It was a great moment of romance in our game when Ireland's admirable story of struggle and immense love for Cricket despite all the obstacles, reached the pinnacle where their men embraced the whites of Test Cricket against Pakistan. That one week in Malahide, everyone had something in their eyes.
Ireland has reached this far purely because they always wanted to reach here and were extremely determined for it. They have achieved what they had ambitioned for but the foundation of this dream was laid wearing that beautiful bright-green and taking on the world in the white ball arena.
That famous St. Pattrick day in 2007 at Jamaica, Trent Johnston, the then Ireland Captain had mentioned to his wards that they can play with some innate Irish spirit while chasing the most important 133 runs in the history of a country's sport or just go back to doing their daily jobs to survive.
Trent Johnston knew how important that game, an ODI, was. No other cricket nation knows the cost of loving their beloved sport like Ireland does.
The days like the ones in Jamaica, Banglore and Nelson in World Cups became the cornerstone of Ireland's bridge towards Test status. It's a nation that expressed how badly they wanted to play the red ball game by winning in one day cricket. ICC won't express it openly but it owes a lot to Ireland, a lot more than the 40m $ that it guarantees Ireland over the next eight years, for making their last two World Cups interesting.
It is incredibly saddening, then, that Ireland's white ball game has stagnated. They failed to reach the 10 team World Cup next year and are currently ranked 12th in ODI but what should also be highly alarming for Irish fraternity is the state of its T20 Cricket. Ireland is ranked 17th in the shortest format, well below Scotland, Zimbabwe, UAE, Netherlands and even Hong Kong and Oman.
Oman here is relevant, as it is against Oman that Ireland's limited overs issues were first seen. This was a qualifying round match from the 2016 World T20 and Ireland having just lost to Bangladesh in the first match, were expected to roll over the amateurs from Asia and book a knock-out against the Netherlands. What transpired then, shocked everyone.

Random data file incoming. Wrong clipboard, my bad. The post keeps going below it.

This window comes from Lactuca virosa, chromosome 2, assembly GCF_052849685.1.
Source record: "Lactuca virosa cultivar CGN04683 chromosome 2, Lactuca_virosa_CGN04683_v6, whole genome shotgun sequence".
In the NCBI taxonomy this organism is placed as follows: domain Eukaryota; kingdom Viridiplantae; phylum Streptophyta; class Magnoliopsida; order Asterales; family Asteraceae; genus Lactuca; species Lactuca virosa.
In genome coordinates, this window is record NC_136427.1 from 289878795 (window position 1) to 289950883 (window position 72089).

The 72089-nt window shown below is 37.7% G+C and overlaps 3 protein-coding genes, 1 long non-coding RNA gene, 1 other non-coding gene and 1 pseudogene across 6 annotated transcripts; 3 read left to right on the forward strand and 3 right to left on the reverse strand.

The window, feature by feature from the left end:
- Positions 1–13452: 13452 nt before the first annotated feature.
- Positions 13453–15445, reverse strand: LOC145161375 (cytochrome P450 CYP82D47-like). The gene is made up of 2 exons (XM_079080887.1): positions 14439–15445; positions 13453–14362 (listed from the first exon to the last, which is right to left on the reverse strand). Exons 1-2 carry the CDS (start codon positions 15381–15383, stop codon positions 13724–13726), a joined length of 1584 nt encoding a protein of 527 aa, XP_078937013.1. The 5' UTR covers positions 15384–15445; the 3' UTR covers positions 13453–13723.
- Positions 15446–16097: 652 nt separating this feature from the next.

The young Omanese team went onto out-bat, out-bowled and out-field, a side that was supposedly too good for them. Never has an Irish Cricket Team performed so poorly. That was downright embarrassing and depressing in a lot of ways. Ireland's best generation had declined without seeing the days they had strived for and that was a first reflection of it.
Since their first ever ODI in 2006, they have won 60 out of their 136 games but they won only 15 of them since the start of 2016 and not one of these fifteen is against a top full member. They have only won 6 of their last 20 T20 Internationals and are in a worrying situation where they could be missing out from the next World T20 in Australia, it is something they just can't afford.
Everyone knows, the ground reality is that Ireland's best opportunities are arriving at their door when their best generation is no longer good enough to excel at them. They recently went onto lose a T20I triangular against Netherlands and Scotland at home without reaching its final. It shows how far the associate world has reached but also reflects how Ireland has languished. But, Ireland has its spirit and courage. These are words they have so often been synonyms of. This is how they should approach their upcoming games against India.
Cricket Ireland has so often voiced their ambitions of making "Cricket mainstream" in a country that adores baseball, this is their opportunity to host the most popular cricket team in the world at the club ground in Malahide and take a giant leap towards it. Ireland doesn't have the money at all to consistently host cricket at pay-for facility like Malahide.
There's a story that when Cricket Ireland approached their national government for the help it needs, an official replied, "Why would we help you when the governing body of your sport doesn't even seem to want you?"
Ireland, it again be stated, will receive 40m $ from the ICC over the next eight years. 40m $ is less than what India will be getting from the same body every year. India doesn't need the ICC money and Ireland can't survive without it. India has its one big beast of a T20 tournament for 2 months every year and Ireland has an Inter-provincial league that somehow runs 2 weeks in the summers.
Ireland knows what they are up against. Virat Kohli's men will be overwhelming favourites when they step on the field on Wednesday and Friday but Ireland has the chance to reiterate what cricket means to them.
They have made a stride towards the new dawn by making Gary Wilson their captain and picking a few fine young players for the 2 games. These are not just 2 games, these are the only matches Ireland has left against a top-flight cricket nation this year. This is the chance Ireland has to revitalise their white-ball game. The world of cricket is full of remarkable stories of a touring team being unexpectedly triumphed by an under-dog. That is what Ireland should play these games in hope of. They have the chance to start a new chapter in their admirable story of courage and immense love for this sport that has so often been unkind to them. This is the chance for Ireland to show what Cricket means to them.
The two T20Is will be played on 27th and 29th June at Malahide in Dublin.
Gary Wilson(c), Andrew Balbirnie, Peter Chase, George Dockrell, Joshua Little, Andy McBrine, Kevin O Brien, William Porterfield, Stuart Poynter, Boyd Rankin, James Shannon, Simi Singh, Paul Stirling, Stuart Thompson